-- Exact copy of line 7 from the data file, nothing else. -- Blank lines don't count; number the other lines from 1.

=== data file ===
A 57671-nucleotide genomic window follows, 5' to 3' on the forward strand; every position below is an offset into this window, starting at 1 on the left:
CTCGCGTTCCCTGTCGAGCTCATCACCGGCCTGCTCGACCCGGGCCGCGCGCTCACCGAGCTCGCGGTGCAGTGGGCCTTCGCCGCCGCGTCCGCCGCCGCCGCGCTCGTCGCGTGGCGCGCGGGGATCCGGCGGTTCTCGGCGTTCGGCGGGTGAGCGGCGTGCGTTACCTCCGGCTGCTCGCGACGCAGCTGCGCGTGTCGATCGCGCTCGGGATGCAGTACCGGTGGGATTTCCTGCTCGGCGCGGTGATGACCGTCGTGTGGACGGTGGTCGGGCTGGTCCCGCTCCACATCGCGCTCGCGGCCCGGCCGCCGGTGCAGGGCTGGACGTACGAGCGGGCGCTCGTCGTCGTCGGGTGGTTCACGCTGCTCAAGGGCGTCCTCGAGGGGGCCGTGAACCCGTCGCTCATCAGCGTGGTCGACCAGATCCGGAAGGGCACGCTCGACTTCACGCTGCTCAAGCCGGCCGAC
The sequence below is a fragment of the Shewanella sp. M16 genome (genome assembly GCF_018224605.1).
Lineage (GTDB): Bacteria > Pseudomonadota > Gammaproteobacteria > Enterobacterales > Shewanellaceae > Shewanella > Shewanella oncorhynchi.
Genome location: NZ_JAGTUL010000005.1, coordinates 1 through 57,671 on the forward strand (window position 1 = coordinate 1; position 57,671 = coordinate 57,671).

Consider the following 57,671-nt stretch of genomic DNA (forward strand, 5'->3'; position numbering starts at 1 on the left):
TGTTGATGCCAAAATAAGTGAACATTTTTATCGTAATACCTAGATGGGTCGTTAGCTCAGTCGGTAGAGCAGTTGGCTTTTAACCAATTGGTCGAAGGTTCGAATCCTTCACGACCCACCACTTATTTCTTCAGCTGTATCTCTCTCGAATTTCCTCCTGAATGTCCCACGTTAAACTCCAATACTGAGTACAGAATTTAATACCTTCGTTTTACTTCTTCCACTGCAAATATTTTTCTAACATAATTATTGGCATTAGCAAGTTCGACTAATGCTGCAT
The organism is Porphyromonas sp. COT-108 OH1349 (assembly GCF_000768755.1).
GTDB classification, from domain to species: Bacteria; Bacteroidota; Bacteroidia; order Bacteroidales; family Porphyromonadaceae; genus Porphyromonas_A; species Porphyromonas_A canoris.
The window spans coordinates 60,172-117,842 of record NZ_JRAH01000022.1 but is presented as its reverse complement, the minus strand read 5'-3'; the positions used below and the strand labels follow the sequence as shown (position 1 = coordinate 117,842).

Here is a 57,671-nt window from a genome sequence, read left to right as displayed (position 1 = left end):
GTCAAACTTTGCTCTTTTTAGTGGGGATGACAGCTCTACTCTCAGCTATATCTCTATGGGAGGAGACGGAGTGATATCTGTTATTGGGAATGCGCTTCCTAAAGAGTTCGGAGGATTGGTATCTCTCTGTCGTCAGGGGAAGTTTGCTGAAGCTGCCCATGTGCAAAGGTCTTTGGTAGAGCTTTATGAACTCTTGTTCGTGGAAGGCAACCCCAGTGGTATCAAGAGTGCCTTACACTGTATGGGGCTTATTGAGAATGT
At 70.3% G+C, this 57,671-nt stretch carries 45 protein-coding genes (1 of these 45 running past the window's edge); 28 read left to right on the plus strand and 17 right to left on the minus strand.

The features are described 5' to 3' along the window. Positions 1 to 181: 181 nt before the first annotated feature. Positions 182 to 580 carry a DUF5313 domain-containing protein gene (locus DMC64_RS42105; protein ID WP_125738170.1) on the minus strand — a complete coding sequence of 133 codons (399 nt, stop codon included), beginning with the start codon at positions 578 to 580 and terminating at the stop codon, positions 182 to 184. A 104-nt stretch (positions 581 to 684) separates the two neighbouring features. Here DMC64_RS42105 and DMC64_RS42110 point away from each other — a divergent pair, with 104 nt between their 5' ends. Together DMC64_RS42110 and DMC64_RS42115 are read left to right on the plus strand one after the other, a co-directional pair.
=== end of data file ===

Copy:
TGTTGATGCCAAAATAAGTGAACATTTTTATCGTAATACCTAGATGGGTCGTTAGCTCAGTCGGTAGAGCAGTTGGCTTTTAACCAATTGGTCGAAGGTTCGAATCCTTCACGACCCACCACTTATTTCTTCAGCTGTATCTCTCTCGAATTTCCTCCTGAATGTCCCACGTTAAACTCCAATACTGAGTACAGAATTTAATACCTTCGTTTTACTTCTTCCACTGCAAATATTTTTCTAACATAATTATTGGCATTAGCAAGTTCGACTAATGCTGCAT